(107)The EPPO should enable the institutions, bodies, offices or agencies of the Union and other victims to take appropriate measures. This may include taking precautionary measures, in particular to prevent any continuous wrongdoing or to protect the Union from reputational damage, or to allow them to intervene as a civil party in the proceedings in accordance with national law. The exchange of information should take place in a manner that fully respects the independence of the EPPO, and only to the extent possible, without any prejudice to the proper conduct and confidentiality of investigations.

(108)In so far as necessary for the performance of its tasks, the EPPO should also be able to establish and maintain cooperative relations with the authorities of third countries and international organisations. For the purpose of this Regulation, ‘international organisations’ means international organisations and their subordinate bodies governed by public international law or other bodies which are set up by, or on the basis of, an agreement between two or more countries as well as Interpol.

(109)Where the College identifies an operational need for cooperation with a third country or an international organisation, it should be able to suggest that the Council draw the attention of the Commission to the need for an adequacy decision or for a recommendation on the opening of negotiations on an international agreement.

Pending the conclusion of new international agreements by the Union or the accession by the Union to multilateral agreements already concluded by the Member States, on legal assistance in criminal matters, the Member States should facilitate the exercise by the EPPO of its functions pursuant to the principle of sincere cooperation enshrined in Article 4(3) TEU. If permitted under a relevant multilateral agreement and subject to the third country’s acceptance, the Member States should recognise and, where applicable, notify the EPPO as a competent authority for the purpose of the implementation of those multilateral agreements. This may entail, in certain cases, an amendment to those agreements but the renegotiation of such agreements should not be regarded as a mandatory step, since it may not always be possible. The Member States may also notify the EPPO as a competent authority for the purpose of the implementation of other international agreements on legal assistance in criminal matters concluded by them, including by way of an amendment to those agreements.

Where the notification of the EPPO as a competent authority for the purposes of multilateral agreements already concluded by the Member States with third countries is not possible or is not accepted by the third countries and pending the Union accession to such international agreements, European Delegated Prosecutors may use their status as national prosecutor toward such third countries, provided that they inform and where appropriate endeavour to obtain consent from the authorities of third countries that the evidence collected from these third countries on the basis of those international agreements, will be used in investigations and prosecutions carried out by the EPPO.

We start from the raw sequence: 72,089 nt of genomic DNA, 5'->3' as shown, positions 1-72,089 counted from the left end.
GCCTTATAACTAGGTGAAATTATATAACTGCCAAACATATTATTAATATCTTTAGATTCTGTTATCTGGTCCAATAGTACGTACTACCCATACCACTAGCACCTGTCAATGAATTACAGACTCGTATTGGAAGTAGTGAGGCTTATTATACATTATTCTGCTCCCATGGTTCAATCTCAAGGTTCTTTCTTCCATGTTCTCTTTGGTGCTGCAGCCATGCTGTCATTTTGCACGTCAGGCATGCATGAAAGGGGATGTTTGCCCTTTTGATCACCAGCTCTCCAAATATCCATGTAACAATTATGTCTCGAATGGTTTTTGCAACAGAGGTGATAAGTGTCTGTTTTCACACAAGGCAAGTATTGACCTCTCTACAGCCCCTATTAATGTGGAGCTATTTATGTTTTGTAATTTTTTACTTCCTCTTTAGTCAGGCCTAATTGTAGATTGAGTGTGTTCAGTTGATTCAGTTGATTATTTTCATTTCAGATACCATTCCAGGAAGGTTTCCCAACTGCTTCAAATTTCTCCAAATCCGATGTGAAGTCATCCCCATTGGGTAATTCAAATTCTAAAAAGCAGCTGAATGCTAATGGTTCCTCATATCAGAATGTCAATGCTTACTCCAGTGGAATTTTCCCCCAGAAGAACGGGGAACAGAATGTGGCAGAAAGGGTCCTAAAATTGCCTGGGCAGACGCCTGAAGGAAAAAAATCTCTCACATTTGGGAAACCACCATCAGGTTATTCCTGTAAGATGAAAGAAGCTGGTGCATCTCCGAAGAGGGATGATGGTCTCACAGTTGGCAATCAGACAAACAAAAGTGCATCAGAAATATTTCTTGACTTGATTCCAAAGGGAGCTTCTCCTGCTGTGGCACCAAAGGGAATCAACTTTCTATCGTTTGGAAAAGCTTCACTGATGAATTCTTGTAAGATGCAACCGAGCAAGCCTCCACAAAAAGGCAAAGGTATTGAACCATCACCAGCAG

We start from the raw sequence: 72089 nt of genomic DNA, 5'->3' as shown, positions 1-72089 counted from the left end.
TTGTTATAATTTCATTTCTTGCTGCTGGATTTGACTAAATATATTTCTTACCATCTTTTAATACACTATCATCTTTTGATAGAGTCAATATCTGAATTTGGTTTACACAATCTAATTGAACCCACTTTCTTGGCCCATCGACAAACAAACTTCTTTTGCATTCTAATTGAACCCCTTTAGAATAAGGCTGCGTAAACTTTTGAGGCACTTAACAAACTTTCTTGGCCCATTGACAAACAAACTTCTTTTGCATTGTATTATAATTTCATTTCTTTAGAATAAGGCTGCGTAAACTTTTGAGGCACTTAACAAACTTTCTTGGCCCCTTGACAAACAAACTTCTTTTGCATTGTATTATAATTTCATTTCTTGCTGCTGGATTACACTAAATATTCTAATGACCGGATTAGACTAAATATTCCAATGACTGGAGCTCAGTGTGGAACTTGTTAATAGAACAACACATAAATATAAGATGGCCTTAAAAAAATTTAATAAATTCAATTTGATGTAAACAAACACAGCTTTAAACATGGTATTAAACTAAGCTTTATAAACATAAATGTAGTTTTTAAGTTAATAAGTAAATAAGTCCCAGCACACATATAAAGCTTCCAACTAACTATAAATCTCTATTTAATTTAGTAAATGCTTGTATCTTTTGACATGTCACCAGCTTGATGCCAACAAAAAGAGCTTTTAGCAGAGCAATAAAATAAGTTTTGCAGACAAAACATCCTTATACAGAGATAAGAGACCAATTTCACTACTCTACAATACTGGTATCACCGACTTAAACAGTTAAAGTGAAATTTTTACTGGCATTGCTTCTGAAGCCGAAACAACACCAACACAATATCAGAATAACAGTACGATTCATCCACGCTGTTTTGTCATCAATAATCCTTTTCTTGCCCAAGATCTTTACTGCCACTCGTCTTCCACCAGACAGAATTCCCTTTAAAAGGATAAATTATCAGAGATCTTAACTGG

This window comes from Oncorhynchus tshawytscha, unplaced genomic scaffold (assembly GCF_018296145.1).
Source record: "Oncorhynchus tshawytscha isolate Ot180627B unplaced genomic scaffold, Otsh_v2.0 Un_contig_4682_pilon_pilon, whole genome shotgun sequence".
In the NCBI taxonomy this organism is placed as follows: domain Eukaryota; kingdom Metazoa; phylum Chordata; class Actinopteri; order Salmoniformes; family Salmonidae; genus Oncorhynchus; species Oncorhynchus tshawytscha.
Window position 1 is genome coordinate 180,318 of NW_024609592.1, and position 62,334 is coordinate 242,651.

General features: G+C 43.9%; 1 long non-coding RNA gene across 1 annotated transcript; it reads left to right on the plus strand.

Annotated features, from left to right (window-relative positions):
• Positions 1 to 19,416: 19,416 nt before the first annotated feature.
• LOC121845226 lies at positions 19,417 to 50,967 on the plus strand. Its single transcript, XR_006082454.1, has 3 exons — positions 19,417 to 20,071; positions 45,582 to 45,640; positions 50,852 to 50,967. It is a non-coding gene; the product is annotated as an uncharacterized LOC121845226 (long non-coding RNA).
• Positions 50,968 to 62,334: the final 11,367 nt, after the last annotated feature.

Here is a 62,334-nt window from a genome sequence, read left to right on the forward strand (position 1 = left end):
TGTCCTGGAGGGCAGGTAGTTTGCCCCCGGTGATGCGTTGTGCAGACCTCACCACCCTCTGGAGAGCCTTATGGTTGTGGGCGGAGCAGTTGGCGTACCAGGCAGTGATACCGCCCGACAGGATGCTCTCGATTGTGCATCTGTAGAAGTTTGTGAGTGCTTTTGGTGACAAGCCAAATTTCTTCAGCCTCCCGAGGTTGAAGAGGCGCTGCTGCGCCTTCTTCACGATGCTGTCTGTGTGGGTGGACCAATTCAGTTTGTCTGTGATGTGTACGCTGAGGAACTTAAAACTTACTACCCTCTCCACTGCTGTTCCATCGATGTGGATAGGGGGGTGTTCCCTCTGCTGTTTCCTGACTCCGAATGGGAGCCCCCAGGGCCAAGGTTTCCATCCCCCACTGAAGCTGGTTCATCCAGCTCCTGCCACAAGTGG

The EPPO should also be able to rely on reciprocity or international comity vis à-vis the authorities of third countries. This should however be carried out on a case-by-case basis, within the limits of the material competence of the EPPO and subject to possible conditions set by the authorities of the third countries.

(110)Member States of the European Union which do not participate in enhanced cooperation on the establishment of the EPPO are not bound by this Regulation. The Commission should, if appropriate, submit proposals in order to ensure effective judicial cooperation in criminal matters between the EPPO and Member States of the European Union which do not participate in enhanced cooperation on the establishment of the EPPO. This should in particular concern the rules relating to judicial cooperation in criminal matters and surrender, fully respecting the Union acquis in this field as well as the duty of sincere cooperation in accordance with Article 4(3) TEU.

(111)To guarantee the full autonomy and independence of the EPPO, it should be granted an autonomous budget, with revenue coming essentially from a contribution from the budget of the Union. The financial, budgetary and staff regime of the EPPO should follow the relevant Union standards applicable to bodies referred to in Article 208 of Regulation (EU, Euratom) No 966/2012 of the European Parliament and of the Council (16), with due regard, however, to the fact that the competence of the EPPO to carry out criminal investigations and prosecutions at Union level is unique.

(112)The costs of investigation measures undertaken by the EPPO should in principle be covered by the national authorities carrying them out. Exceptionally high costs for investigation measures such as complex experts’ opinions, extensive police operations or surveillance activities over a long period of time could partly be reimbursed by the EPPO, including, where possible, by reallocating resources from other budget lines of the EPPO, or by amending the budget in accordance with this Regulation and the applicable financial rules.